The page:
Basic Facts About Dolphins

1. Dolphins are mammals
As all mammals, dolphins nurse their young from mammary glands.

2. Dolphins can swim up to 260 m. below the surface of the ocean
However they are mainly shallow divers as they need to reach the surface to breathe.

3. Dolphins can stay up to 15 minutes under water
They only do this sometimes as they usually stay only a few minutes diving before reaching the surface for air.

4. Dolphins use a technique called echolocation
This technique uses the same principles of radar and it is used to find food and navigate.

5. Dolphins are social beings
Dolphins live in groups and cooperate with each other for activities like getting food and calf rising.

6. Dolphins are Cetaceans
There are 32 species of ocean dolphins and 5 species of river dolphins.

7. The largest dolphin is the Orca, also known as “killer whale”
Orcas grow up to 6.1 meters long and they are named as whales because their size, but they really belong to the toothed cetacean family just like dolphins do.

8. The most popular dolphin is the “bottlenose dolphin”
Bottlenose dolphins are the ones we have seen in TV series, movies and aquatic shows. Bottlenose dolphins can grow up to 2.5-2.8 meters.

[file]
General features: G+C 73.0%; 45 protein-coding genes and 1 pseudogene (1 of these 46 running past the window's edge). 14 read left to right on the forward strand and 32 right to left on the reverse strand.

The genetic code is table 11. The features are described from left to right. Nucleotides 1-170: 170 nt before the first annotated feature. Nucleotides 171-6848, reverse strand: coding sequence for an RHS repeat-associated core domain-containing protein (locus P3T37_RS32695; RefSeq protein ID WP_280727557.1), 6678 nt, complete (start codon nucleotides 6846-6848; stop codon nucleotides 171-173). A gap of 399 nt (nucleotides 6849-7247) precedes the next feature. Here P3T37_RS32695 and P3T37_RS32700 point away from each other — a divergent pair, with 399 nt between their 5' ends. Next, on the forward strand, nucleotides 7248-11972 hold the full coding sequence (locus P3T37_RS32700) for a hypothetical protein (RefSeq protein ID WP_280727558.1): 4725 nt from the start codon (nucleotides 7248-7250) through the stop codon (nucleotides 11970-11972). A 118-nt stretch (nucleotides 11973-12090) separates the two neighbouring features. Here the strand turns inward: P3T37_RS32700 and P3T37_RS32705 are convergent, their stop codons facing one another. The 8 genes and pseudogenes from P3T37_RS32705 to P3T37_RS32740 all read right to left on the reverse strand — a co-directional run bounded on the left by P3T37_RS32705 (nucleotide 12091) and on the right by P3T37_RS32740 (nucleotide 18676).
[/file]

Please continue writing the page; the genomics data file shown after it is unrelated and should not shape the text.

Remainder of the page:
9. Dolphins are warm-blooded
As mammals, dolphins are warm blooded and their internal temperature is around 36 degrees. To conserve this temperature they are surrounded by a thick layer of fat called “blubber” just below the skin.

10. The botllenose dolphin brain weighs 1500-1600 grams
While average human brain weighs 1200-1300 grs. This is not a conclusive evidence of dolphin intelligence, as many other factors might be the cause of intelligence according to scientists.

11. Dolphins communicate efficiently
Dolphins can make a unique signature whistle, which may help individual dolphins recognize each other, collaborate and perform several other kinds of communication.

12. Dolphins can swim 5 to 12 kilometers per hour
This will depend on the species and situation, although fastest dolphins can reach up to 32 km/h.

13. Dolphins breath air like we do
However, they have an amazing ability to hold their breath for up to 8 minutes depending on the size of the animal and it’s lungs, for example a Common or Striped dolphin (explanations below) will typically dive for food for up to 5 minutes, whereas a Bottlenose dolphin, much larger may dive for 15 minutes and an Orca, the largest of the dolphins can dive for nearly an hour because their lungs are bigger.

14. Dolphins are visible to us
They spend most of their time on the surface because they are air breathing mammals. Also it is part of their social structure and natural behavior; they participate in the activity of jumping and splashing or sometimes swim just below the surface only revealing the very tip of their fin. It is our job to recognize the signs of dolphin presence for up to 5 miles away with our high tech binoculars. We very rarely see a dolphin, but we see a sign of dolphin activity and that’s how we find them.

Read 7433 times Last modified on Tuesday, 24 March 2015 19:01